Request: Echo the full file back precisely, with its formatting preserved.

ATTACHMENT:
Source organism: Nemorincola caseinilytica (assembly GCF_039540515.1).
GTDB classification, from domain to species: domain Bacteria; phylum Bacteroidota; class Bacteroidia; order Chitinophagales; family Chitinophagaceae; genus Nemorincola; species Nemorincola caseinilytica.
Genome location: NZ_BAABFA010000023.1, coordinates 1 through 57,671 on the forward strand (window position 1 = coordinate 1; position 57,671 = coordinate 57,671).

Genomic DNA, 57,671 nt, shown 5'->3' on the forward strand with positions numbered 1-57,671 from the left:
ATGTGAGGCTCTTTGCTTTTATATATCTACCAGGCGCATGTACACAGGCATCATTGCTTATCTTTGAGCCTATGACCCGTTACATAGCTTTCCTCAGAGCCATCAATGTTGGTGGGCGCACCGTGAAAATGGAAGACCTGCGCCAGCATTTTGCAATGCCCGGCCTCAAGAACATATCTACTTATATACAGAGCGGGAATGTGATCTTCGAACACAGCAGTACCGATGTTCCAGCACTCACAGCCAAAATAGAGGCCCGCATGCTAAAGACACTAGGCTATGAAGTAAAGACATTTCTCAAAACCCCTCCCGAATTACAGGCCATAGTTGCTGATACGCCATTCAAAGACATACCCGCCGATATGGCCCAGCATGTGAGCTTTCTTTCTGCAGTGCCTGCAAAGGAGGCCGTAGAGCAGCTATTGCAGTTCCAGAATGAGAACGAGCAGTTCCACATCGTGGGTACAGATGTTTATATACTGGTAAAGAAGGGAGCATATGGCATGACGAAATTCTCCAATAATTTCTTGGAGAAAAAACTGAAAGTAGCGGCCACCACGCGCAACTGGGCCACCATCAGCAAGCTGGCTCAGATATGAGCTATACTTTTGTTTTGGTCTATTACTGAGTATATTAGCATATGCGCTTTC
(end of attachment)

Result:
Source organism: Nemorincola caseinilytica (assembly GCF_039540515.1).
GTDB classification, from domain to species: domain Bacteria; phylum Bacteroidota; class Bacteroidia; order Chitinophagales; family Chitinophagaceae; genus Nemorincola; species Nemorincola caseinilytica.
Genome location: NZ_BAABFA010000023.1, coordinates 1 through 57,671 on the forward strand (window position 1 = coordinate 1; position 57,671 = coordinate 57,671).

Genomic DNA, 57,671 nt, shown 5'->3' on the forward strand with positions numbered 1-57,671 from the left:
ATGTGAGGCTCTTTGCTTTTATATATCTACCAGGCGCATGTACACAGGCATCATTGCTTATCTTTGAGCCTATGACCCGTTACATAGCTTTCCTCAGAGCCATCAATGTTGGTGGGCGCACCGTGAAAATGGAAGACCTGCGCCAGCATTTTGCAATGCCCGGCCTCAAGAACATATCTACTTATATACAGAGCGGGAATGTGATCTTCGAACACAGCAGTACCGATGTTCCAGCACTCACAGCCAAAATAGAGGCCCGCATGCTAAAGACACTAGGCTATGAAGTAAAGACATTTCTCAAAACCCCTCCCGAATTACAGGCCATAGTTGCTGATACGCCATTCAAAGACATACCCGCCGATATGGCCCAGCATGTGAGCTTTCTTTCTGCAGTGCCTGCAAAGGAGGCCGTAGAGCAGCTATTGCAGTTCCAGAATGAGAACGAGCAGTTCCACATCGTGGGTACAGATGTTTATATACTGGTAAAGAAGGGAGCATATGGCATGACGAAATTCTCCAATAATTTCTTGGAGAAAAAACTGAAAGTAGCGGCCACCACGCGCAACTGGGCCACCATCAGCAAGCTGGCTCAGATATGAGCTATACTTTTGTTTTGGTCTATTACTGAGTATATTAGCATATGCGCTTTC